Test for concurrency issues PluginProcessor <-> PluginEditor?


#1

Making a fresh thread for this. I’ve been looking into the complications in sharing data between GUI/message rate threads and the audio DSP rate thread.

Does this look like a reasonable test for tearing/other problems?

// PluginProcessor side
// check the value of param extremely often (>sample rate)
double param {0.0};

void processBlock (AudioSampleBuffer& buffer, MidiBuffer&)
{
    for (int channel = 0; channel < numChannels; ++channel)
        for (int sample = 0; sample < numSamples; ++sample)
            jassert (param == DBL_MAX || param == 0.0);
}

// GUI PluginEditor side (timer running every 1ms)
// Write alternating value to param every 1ms
bool toggle {true};

void timerCallback()
{
    if (toggle)
        processor.param = DBL_MAX;
    else
        processor.param = 0.0;

    toggle = ! toggle;
}

It seems to work on my setup here i.e. it jasserts on average every few seconds. But is this too naive?

Thanks in advance!


#2
  1. It doesn’t really make sense to check the parameter each sample as the wall clock time doesn’t progress linearly as such with respect to the sample timings (which is why people often load the value at the start of the processing value into a local variable)
  2. The parameter needs to be atomic, otherwise your code has undefined behaviour. You can get away with acquire/release ordering. This is very simple using std::atomic<>.
  3. This doesn’t test for tearing, as the x86 arch natively supports atomically reading 8 byte values. This can be checked using std::atomic::is_lock_free() or through a suitable define found here:

http://en.cppreference.com/w/c/atomic/ATOMIC_LOCK_FREE_consts

Lastly, the test will, if you load the value at each check (required if the value is atomic) occasionally fail - but it is well-defined, ie. expected and not UB.


#3

[quote=“Mayae, post:2, topic:20766, full:true”]
It doesn’t really make sense to check the parameter each sample[/quote]
yes indeed it’s an extreme example, non-real world.

[quote]
The parameter needs to be atomic, otherwise your code has undefined behaviour. [/quote]
of course, but I’m trying to force undefined behaviour. Probably my use of the word ‘test’ isn’t the best choice!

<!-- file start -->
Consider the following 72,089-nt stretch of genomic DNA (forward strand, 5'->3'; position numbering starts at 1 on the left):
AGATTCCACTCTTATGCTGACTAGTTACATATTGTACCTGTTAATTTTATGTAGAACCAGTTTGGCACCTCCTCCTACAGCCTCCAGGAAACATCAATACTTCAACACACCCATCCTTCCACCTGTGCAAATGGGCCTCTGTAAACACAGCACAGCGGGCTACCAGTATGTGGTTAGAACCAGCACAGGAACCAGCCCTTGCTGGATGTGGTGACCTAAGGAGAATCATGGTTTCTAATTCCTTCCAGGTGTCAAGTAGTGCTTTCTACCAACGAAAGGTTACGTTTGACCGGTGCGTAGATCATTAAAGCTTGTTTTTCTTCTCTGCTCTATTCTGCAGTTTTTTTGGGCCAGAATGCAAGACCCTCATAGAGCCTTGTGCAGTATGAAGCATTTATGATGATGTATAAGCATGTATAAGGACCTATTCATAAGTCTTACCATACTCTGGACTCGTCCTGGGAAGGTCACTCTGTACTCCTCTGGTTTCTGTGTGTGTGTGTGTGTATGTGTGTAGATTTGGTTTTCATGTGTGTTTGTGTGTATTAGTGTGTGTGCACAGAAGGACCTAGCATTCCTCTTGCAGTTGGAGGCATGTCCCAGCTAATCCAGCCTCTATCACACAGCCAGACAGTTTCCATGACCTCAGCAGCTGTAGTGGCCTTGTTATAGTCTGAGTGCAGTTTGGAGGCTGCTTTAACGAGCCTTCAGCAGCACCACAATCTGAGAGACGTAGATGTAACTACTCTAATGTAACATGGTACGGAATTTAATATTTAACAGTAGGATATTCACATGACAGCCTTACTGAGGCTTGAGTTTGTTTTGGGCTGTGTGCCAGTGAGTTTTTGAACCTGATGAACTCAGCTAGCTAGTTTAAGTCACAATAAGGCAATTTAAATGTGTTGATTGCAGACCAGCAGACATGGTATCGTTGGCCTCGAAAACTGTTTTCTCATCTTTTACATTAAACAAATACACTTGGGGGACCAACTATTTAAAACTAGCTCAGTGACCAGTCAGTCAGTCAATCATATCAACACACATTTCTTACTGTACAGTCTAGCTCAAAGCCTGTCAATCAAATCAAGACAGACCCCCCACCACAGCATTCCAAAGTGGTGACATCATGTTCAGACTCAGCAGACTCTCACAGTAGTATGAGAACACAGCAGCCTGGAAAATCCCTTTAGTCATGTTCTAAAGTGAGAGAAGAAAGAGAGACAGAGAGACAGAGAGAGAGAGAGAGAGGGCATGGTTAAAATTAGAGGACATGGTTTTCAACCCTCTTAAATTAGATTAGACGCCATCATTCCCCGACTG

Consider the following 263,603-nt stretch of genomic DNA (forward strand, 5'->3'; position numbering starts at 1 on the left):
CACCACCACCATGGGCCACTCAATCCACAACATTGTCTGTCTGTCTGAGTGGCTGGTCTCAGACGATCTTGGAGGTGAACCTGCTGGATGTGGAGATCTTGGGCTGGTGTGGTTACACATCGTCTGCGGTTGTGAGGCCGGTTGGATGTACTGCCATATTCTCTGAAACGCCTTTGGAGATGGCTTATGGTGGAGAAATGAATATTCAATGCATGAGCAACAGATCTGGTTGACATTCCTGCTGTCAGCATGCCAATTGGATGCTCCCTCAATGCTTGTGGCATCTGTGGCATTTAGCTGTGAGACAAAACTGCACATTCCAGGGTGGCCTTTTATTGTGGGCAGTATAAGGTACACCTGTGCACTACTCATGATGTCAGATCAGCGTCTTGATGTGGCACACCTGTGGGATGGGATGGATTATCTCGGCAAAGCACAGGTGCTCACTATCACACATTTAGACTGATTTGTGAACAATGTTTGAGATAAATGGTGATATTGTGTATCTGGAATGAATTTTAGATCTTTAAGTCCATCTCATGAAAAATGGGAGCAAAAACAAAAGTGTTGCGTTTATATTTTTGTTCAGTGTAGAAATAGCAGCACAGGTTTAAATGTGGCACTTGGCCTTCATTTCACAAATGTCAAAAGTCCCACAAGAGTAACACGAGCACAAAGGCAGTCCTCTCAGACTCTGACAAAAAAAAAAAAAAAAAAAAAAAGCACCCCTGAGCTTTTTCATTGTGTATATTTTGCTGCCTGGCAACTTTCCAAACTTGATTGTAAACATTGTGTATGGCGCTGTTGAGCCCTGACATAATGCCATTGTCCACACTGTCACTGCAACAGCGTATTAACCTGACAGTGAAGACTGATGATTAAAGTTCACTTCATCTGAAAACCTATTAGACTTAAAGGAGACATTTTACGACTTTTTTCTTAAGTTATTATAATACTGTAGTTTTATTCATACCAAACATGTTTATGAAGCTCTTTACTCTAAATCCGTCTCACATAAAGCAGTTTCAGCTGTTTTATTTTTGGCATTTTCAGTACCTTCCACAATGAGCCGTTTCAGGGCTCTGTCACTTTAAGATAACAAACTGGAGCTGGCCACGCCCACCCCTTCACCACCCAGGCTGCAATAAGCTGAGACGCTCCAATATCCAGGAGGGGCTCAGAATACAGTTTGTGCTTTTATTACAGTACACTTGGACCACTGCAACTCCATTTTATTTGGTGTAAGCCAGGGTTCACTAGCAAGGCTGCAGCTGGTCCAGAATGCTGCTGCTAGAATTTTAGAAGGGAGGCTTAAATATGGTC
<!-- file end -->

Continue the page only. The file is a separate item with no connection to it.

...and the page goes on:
[quote]
This doesn’t test for tearing, as the x86 arch natively supports atomically reading 8 byte values.[/quote]
What would test for tearing?
Also why would my jassert’s be tripping?

Interesting thanks! Does this just apply when something is wrapped in std::atomic or to regular types as in the example?


#4

[quote=“saintidle, post:3, topic:20766”]
of course, but I’m trying to force undefined behaviour. Probably my use of the word ‘test’ isn’t the best choice!
[/quote]On desktop machines, you’re gonna have a hard time. CPU designers go to great lengths to make things working, even though they aren’t guaranteed to… The most notable problems with concurrency is the ordering of events, loads and stores, which is where both the CPU and the compiler can be very aggresive and speculative in optimizing. Your code exhibits no ordering situations - that is, you have no conditionals or chains that depends on previous shared variables.

[quote=“saintidle, post:3, topic:20766”]
What would test for tearing?Also why would my jassert’s be tripping?
[/quote]Tearing would only be noticable when loading/storing data types larger than 8 bytes on x86 hardware. Your jasserts are tripping because the compiler may load the param variable again at each check, and the variable may have changed meanwhile.

[quote=“saintidle, post:3, topic:20766”]
Interesting thanks! Does this just apply when something is wrapped in std::atomic or to regular types as in the example?
[/quote]This only applies for types wrapped in std::atomic or exclusively interacted with through the C interface. Technically, the CPU doesn’t care but the compiler needs to know it is an atomic variable to avoid weird optimizations/elisions.

Also note that the optimization level can dramatically and unintuitively change the outcome of ‘tests’ like these, especially if you’re not letting the compiler know you’re dealing with atomics.


#5

Thanks this is great info.

I’ve been directed towards your cpl/ConcurrentServices.h by a friend, a lot to learn from there too.

In terms of the juce::AudioParameterFloat type which does not seem to have anything marked atomic, are there situations where GUI->Processor interaction would have adverse effects?


#6

Not really on desktops, as all x86 CPUs memory models are strongly ordered. For other platforms (like ARM) it is indeed a problem if you have logical dependencies on your parameters.

Now this is only the architecture. The biggest problem is fighting the compiler optimizations, that are utilizing the inherent UB in concurrently accessing these parameters. So yes, it is actually a very real problem. You can see this more technicaly reply here, but it still seems no action have been taken from the JUCE team:


#7

Great thanks! I did search before posting but did not find that thread.